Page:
They’d teased him for his hangdog look and his dismal dating attempts in the early days. He’d taken it all in his stride and proven that anyone could change. Once he started getting dates, people started to take notice and stopped the teasing. And when they asked for advice, he turned their lives around. It made the five years they’d spent on campus more exciting. And gave Alice her best friend and now business partner.
“Crease Hansen. Is that you?” A spritely older woman crossed over the road and headed straight toward them.
He whispered in Alice’s ear, “Here she comes, eleven o’clock.” Carol Bingley was the town gossip and Crease had warned Alice well in advance.
He stepped forward to meet her, his warm smile beaming. “Mrs. Bingley. How wonderful to see you again. My, you sure are looking as young as ever.”
She batted her hand at him and peered at Alice around his body. “And you are?”
Crease put a hand on Mrs. Bingley’s arm. “Ma’am, I’d like you to meet my best friend and business partner, Alice Winter. Alice, this is Mrs. Carol Bingley, legend of Marietta. If you need to know anything about anyone, this here is the lady to talk to.”
“Best friend? Business partner? Exactly what does that mean, Crease? Your brothers never said anything about you going into business with a lady. I was sure when you finished all that learning you’d come home and go ranching like them.”
Alice held her tongue. She was going to let Crease sort this out. Forewarned was forearmed.
“Best friends are the perfect people to do business with. Alice and I met in college and we both majored in business. What do you think of the artwork on the windows? Pretty, isn’t it?” He smiled and the poor women couldn’t help but look across the street.
“If you’re opening a flower shop, I’d agree. But I suspect that isn’t what you have in mind, is it, young man?”
He shook his head, the grin getting bigger. Alice held her breath. Even his family didn’t know yet. Crease wanted to keep it to themselves until they were in town. Carol would be the first person who heard what they were doing. And from what Crease said, she would be sure to spread the word faster than a scrub fire on a windy summer’s day. They couldn’t buy that kind of advertising, so seeing her before everyone else was an added bonus.
“It’s a dating business, Mrs. Bingley.”
Her mouth dropped open, but before she could say a word, Crease said, “And because you’re such a wonderful person and you know how much I love you, I’m going to give you a free consultation, if you ever need it. Same goes for Mr. Bingley. I suspect you’d be a hard act to follow if that day, lord forbid, ever came around.”
Alice turned away as the woman tried to squeeze out a few words.
Crease wasn’t giving her a chance to say anything negative. “We’re having an opening party tomorrow night. You and Mr. Bingley are the first people I’ve invited. Drinks at seven with finger food followed by a small presentation of what we have to offer.”
Carol finally shut her mouth and stared up at Crease. She blinked a few times before answering. “I’m not sure what to say about that.”
He put on his best winning smile and held her hands in front of his chest as if he was pleading with her. “Please say you’ll be here. All my family will be coming and, hopefully, so will most of the town. It’s like this, Mrs. Bingley. I believe there’s someone out there for everyone, and it’s easier if you know what the likely chance of a long-lasting relationship is before you risk your heart by falling in love. Have you seen what the divorce rate is these days?” He frowned and shook his head.
He was so earnest when he began talking about his passion for long-lasting relationships. It always made Alice melt a little more each time. Whoever got Crease for a husband would be a very lucky girl indeed. It was a shame it wouldn’t be her. Despite their business venture and friendship, marriage wasn’t in her future plans. But if it was, Crease would be the perfect fit for her.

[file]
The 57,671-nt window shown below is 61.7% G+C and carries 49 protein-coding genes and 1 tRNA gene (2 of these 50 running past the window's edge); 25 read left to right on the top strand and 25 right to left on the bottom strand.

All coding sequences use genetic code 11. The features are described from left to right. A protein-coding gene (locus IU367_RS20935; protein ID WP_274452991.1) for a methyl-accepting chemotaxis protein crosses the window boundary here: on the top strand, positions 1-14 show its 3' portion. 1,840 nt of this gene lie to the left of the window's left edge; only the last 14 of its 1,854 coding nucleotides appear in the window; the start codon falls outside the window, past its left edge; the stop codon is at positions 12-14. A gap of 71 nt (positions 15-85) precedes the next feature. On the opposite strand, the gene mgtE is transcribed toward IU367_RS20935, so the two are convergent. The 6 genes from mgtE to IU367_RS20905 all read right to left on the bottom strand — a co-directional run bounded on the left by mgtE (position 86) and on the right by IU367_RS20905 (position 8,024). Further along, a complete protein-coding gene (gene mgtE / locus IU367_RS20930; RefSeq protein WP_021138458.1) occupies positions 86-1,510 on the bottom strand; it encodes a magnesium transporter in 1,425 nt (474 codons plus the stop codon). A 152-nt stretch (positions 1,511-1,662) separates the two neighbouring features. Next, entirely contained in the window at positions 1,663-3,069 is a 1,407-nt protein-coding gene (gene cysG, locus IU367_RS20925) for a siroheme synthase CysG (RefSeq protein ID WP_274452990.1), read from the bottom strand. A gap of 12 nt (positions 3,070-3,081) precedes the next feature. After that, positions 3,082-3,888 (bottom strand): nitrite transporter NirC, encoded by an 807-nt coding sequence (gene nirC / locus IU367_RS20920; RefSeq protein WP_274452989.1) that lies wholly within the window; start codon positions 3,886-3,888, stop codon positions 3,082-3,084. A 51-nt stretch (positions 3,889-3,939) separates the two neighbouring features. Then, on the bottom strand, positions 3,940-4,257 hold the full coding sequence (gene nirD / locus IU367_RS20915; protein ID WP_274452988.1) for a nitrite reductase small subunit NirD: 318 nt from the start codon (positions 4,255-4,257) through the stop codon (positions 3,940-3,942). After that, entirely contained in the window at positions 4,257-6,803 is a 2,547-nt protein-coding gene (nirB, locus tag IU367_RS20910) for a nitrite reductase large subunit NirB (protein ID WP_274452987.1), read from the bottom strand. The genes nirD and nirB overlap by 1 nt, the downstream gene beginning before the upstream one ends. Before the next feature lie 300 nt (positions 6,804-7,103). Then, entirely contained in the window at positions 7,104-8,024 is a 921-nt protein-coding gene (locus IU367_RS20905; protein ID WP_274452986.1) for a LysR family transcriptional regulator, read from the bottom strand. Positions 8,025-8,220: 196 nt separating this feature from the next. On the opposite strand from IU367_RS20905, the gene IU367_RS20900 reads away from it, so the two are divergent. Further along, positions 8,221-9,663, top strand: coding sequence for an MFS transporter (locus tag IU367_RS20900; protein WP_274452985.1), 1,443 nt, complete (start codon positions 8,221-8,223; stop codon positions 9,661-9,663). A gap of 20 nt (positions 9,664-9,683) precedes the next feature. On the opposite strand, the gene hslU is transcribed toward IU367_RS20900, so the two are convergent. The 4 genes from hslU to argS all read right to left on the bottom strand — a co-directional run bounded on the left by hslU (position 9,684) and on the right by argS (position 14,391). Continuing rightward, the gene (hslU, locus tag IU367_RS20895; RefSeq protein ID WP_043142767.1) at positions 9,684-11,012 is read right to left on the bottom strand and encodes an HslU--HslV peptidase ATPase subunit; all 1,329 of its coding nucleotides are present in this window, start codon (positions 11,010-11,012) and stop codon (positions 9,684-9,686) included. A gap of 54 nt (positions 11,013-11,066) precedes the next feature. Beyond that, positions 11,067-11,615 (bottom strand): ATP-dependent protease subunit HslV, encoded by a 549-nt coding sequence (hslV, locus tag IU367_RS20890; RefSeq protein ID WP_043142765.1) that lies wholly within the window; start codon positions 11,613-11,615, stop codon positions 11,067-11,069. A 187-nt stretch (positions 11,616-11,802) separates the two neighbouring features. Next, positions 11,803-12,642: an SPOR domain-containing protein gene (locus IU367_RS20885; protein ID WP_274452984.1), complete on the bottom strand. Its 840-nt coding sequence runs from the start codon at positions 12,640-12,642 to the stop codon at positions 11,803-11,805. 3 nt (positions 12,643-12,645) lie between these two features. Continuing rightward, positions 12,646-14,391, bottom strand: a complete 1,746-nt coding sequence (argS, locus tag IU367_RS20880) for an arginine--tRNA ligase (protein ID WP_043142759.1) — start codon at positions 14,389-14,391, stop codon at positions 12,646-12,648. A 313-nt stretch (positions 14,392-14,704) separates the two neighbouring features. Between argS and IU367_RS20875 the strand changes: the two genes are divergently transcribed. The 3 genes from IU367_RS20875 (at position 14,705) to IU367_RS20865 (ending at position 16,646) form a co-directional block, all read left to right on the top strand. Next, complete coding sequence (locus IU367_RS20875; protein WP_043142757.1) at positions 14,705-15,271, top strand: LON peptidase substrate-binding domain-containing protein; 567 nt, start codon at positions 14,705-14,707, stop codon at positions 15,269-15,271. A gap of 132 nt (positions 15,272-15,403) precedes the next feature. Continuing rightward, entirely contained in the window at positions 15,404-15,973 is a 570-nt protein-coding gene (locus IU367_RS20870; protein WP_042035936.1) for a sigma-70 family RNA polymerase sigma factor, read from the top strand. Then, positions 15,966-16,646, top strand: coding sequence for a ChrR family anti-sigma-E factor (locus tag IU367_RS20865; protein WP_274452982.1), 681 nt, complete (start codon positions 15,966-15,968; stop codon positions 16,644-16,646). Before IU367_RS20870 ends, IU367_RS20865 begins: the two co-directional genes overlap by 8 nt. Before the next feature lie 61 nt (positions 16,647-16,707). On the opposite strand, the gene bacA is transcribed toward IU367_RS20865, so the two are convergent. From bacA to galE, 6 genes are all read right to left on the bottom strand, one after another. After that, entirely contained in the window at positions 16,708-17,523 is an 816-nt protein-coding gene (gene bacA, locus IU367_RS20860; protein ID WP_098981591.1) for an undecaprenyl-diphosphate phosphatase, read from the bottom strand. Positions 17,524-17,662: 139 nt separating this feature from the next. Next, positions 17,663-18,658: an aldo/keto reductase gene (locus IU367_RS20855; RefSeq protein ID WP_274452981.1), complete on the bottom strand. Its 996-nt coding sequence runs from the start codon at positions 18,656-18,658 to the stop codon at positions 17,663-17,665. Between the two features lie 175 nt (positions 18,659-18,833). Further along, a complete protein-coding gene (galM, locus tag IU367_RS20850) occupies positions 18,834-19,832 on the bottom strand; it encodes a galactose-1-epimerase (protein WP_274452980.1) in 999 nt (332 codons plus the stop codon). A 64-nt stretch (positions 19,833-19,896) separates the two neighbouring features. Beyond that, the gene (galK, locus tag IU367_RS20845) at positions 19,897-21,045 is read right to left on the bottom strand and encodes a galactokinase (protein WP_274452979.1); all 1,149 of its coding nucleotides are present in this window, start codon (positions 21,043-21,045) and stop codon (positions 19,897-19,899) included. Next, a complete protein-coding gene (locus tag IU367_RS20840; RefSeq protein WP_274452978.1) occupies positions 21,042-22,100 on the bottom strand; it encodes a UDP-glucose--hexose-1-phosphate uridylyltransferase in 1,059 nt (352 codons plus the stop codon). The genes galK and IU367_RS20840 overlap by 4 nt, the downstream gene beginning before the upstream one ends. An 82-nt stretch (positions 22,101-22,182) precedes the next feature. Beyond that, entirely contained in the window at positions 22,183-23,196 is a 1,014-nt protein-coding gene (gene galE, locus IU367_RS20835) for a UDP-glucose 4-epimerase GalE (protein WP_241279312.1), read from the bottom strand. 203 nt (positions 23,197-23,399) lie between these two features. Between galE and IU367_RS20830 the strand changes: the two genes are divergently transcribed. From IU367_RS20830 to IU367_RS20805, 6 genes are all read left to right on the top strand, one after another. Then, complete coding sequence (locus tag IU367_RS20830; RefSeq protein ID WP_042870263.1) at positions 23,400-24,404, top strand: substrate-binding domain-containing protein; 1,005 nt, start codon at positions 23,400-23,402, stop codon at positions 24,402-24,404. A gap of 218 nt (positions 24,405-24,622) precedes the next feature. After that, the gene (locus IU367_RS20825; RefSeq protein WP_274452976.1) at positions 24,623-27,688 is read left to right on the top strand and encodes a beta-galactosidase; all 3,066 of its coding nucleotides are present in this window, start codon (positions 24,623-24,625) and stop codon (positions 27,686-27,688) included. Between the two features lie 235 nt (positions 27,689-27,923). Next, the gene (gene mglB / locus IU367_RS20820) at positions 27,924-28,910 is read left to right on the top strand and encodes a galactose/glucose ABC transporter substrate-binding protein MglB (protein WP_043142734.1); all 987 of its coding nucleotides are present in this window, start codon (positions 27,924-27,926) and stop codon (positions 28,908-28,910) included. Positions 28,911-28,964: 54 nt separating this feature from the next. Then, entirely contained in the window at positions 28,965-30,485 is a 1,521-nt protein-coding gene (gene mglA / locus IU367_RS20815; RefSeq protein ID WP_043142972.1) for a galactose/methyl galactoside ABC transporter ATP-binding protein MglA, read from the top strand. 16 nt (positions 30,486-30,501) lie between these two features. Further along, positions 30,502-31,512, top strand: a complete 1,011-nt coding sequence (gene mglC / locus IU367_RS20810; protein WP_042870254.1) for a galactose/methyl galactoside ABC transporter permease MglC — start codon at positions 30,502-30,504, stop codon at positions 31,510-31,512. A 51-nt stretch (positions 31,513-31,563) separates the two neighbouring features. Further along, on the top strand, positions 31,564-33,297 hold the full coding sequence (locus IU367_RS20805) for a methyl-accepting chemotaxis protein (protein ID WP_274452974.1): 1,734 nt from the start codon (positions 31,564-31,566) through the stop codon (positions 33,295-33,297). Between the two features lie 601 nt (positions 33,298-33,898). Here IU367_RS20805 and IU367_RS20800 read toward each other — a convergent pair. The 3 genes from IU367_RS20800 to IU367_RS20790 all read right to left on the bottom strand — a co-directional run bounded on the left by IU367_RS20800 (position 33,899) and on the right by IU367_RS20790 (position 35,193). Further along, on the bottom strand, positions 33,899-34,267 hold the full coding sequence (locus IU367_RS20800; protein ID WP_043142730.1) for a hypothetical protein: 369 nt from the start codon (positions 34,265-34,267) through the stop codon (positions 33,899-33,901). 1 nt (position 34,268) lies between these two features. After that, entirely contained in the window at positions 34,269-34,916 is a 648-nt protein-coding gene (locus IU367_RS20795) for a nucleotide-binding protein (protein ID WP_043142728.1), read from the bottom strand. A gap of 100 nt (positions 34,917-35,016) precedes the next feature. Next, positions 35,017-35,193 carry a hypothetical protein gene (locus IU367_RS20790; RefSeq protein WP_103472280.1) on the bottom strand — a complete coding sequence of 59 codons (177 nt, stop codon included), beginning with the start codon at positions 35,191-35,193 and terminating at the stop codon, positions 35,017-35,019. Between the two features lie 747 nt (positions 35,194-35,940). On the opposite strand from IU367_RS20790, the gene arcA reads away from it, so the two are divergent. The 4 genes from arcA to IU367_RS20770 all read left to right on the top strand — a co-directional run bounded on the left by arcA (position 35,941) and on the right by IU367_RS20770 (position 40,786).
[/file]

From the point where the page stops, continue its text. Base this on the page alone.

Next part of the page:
“Alice and I aim to take that uncertainty out of the equation because nobody likes to lose at love. It’s heartbreaking and really puts a damper on your self-confidence. Makes it harder to try again when you have a broken heart, and I understand that just as much as anyone.” He grinned and shook his head. “You should’ve seen my feeble attempts when I got to college. Enough to make you want to weep in frustration.” Crease laughed and gave Alice a wink before turning his attention back to the town gossip. “So bad, Alice turned me down repeatedly when I asked her on dates.”
“No.” Carol’s mouth dropped open and she frowned at Alice.
“Afraid it’s true, but I grew a thick skin and tried again, not that it did me much good then, either. That’s a whole other story. I got better at asking once I figured out what I was doing wrong. So, because of my experiences, we’ve come up with the perfect way to find your soul mate. It’s the least we can do for our friends in Marietta.” He gave her a winning smile, his gorgeous blue eyes lighting up.
Alice knew from experience that no one from a toddler to an elderly lady was immune to Crease’s charm when he turned it on. Except herself, and that depended on the day. Even she couldn’t deny him anything when he was in the mood to woo her over. And most of the time it was just the way he was, not smarmy or conniving but kind and genuine. He had that earthy boy-next-door look that everyone loved. A ready smile for everyone, despite their moods or greetings. Very little got Crease down.
I’d rather be glass-half-full kind of person. Makes me feel happier, and it doesn’t hurt to spread a little bit of joy. You never know what a smile could do to brighten up someone’s day. The amount of times Alice had heard him say that. At first she thought he was being too nice in the hopes that he’d win friends and fit in, but she found out he was simply the proverbial optimist.
“You can do that?” Carol frowned and gripped her handbag in front of her like a shield from cupid’s arrow.
“Sure can. Alice here is the best data person I’ve ever met. Show this girl a page of information and she’ll shred it to fine-tune everything that matters and then some. Now, for instance, what do you think are the best qualities a man should have? What was it about your husband that made you want to be with him?” He put a hand on her arm and moved her away from the edge of the pavement, and Alice let out the breath she was holding.
End of Excerpt